An Effective Netflix Slasher With A Bloody Cure For Tech Addiction.
The night of Halloween it is an ideal occasion to enjoy several movies of terror. This is something that Netflix is very aware of, so throughout October it has added several titles to its catalog so that its customers do not have to look elsewhere to see such an important day. One of them is ‘No one sleeps in the woods tonight’, which is being sold as the first polish slasher.
The truth is that ‘Nobody Sleeps in the Forest Tonight’ was first released in its home country several months ago. It was scheduled to be seen first in theaters, but the coronavirus pandemic led to its launch on the platform, but it was not until October 28 when it began its international expansion. The movie fools no one, as it is a successful slasher that doesn’t deviate too much from what one would expect from such a production.
Qualifying the archetype
‘No one sleeps in the woods tonight’ transports us to a teenage camp in order to cure your addiction to technology, so all of them have to hand over their mobile phones before going on to enjoy the nature that surrounds them. Leaving aside the debatable of the premise -thinking that one can cope with ease in today’s world without technology is most debatable-, what matters to us is that this is how the protagonist group is introduced, where each of its members respond to a different archetype of this type of horror movies.
Of course, in the prologue that begins the film it is already clear to us that there is a terrible threat inside a house within the forest with a scene that inevitably brings to mind the start of ‘It’. A small appetizer for the viewer to compensate for being patient with what happens during the next few minutes, in which something somewhat particular happens, since the script of Bartosz M. Kowalski, also a film director, Jan Kwiecinski and Mirella Zaradkiewicz He unashamedly resorts to stereotypes but tries to qualify them a bit.
From the introduction of small notes on current Polish society – do not expect anything very elaborate, but here and there details that remind us of the nationality of the film – to some work of character development curious at the moment, no matter how unexpected something like this happens but it ends up being somewhat unproductive when deaths begin to happen. Nor does any other weakness of the script help, one especially important that ends up giving rise to a search for impact as easy as it is empty.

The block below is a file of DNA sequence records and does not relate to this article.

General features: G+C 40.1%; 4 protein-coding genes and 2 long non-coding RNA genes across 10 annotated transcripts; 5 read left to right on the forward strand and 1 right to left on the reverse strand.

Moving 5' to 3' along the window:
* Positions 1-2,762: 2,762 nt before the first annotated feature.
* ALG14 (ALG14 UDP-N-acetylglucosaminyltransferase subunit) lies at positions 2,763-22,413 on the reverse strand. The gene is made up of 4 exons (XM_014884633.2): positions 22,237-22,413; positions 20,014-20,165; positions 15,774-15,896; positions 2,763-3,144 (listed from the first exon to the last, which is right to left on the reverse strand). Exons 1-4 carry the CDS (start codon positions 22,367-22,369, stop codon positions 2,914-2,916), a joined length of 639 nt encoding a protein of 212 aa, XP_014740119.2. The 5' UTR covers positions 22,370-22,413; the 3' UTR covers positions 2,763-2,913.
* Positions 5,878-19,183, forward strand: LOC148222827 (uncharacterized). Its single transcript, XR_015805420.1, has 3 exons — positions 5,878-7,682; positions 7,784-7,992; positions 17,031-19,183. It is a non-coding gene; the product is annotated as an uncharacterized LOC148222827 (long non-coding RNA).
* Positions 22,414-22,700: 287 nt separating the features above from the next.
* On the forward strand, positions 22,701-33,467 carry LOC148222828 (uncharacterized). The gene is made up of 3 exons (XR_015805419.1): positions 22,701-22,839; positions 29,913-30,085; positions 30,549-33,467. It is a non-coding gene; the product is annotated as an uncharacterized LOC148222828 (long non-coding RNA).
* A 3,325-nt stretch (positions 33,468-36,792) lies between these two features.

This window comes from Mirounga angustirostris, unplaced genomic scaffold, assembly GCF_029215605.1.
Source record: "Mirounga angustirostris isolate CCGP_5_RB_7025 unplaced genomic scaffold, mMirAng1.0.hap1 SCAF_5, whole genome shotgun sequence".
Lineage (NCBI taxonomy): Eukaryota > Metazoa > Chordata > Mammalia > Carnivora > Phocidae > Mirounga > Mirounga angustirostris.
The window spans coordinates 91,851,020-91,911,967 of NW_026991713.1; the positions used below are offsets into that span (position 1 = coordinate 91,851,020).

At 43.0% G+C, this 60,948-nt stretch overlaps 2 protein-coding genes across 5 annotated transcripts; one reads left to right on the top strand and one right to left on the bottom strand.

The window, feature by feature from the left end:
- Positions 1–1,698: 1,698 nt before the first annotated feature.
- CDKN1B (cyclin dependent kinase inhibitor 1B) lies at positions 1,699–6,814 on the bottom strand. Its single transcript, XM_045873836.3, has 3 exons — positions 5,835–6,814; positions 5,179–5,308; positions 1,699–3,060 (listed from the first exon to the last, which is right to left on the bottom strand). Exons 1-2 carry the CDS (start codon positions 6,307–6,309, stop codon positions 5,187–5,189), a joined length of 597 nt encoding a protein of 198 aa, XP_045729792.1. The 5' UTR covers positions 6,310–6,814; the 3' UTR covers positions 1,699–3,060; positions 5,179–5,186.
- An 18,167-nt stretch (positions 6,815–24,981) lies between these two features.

More convincing is Kowalski’s skillful use of natural settings, giving a slightly sinister air to the forest in which the events take place. There the soundtrack of Radzimir Debski also has its importance so that in those minutes between the presentation of characters and the massacre they are not mere fillers. There will be those who are impatient because they simply want to see as many deaths as possible, but that is not the only thing that interests ‘No one sleeps in the forest tonight’.
A fulfilling hobby
In fact, they even allow themselves the luxury of taking a generous pause in time to explain the origin of that monstrous creature that is causing chaos and whose design brings to mind the villains of the saga. ‘Km. 66. Detour to Hell ‘. Already in the film starring Eliza Dushku the influence of horror classics such as ‘The Texas Chainsaw Massacre’ or ‘The Hills Have Eyes’ was detected, something also evident in ‘No one sleeps in the forest tonight’, although here they broaden the horizon even the slasher that emerged as a result of the great success of ‘Friday the 13th’.
When it comes to deaths, Kowalski opts for exaggeration, even cutting people in half. Of course, although gore is present in generous doses, what may be lacking is a larger budget to show deaths more graphically. The film stays at the end in a midpoint among the prudent deaths that characterized the slasher of the mid-90s that emerged after ‘Scream’ with the greatest savagery of the 80s. A peculiar bet but that ends up being effective.
The mention of ‘Scream’ also applies to a slight layer of humor that never comes to the fore and a conversation about certain rules of horror cinema that makes one think irretrievably about the character of Randy Meeks from the film. Wes craven. Of course, when it comes to the origins of evil, ‘Nobody sleeps in the forest tonight’ makes you think more about the 80s, allowing yourself a small stop along the way to find out the origins of what happened. It has always been more than enough to choose that route instead of prequels like the recent ‘Leatherface’ that at the moment of truth end up contributing very little.
For the rest, the cast does not contribute much to its characters but it is not annoying either. If that a little more expressiveness would have been appreciated to take advantage of those small deviations from the usual roles that fall in their lot, but all of them, both those with more presence and those with instant cannon fodder, are still pieces on a board that only aims to offer bloody entertainment to the viewer without fully complying with the conventions of this subgenre.
If you want to see a slasher that will give you what you expect from a production like this but with small distinctions, ‘Nobody sleeps in the woods tonight’ is your movie. By that I don’t mean that the Netflix tape is memorable, but yes meets some slack a few minimums to be able to enjoy with it, making it an option to consider for this next Halloween.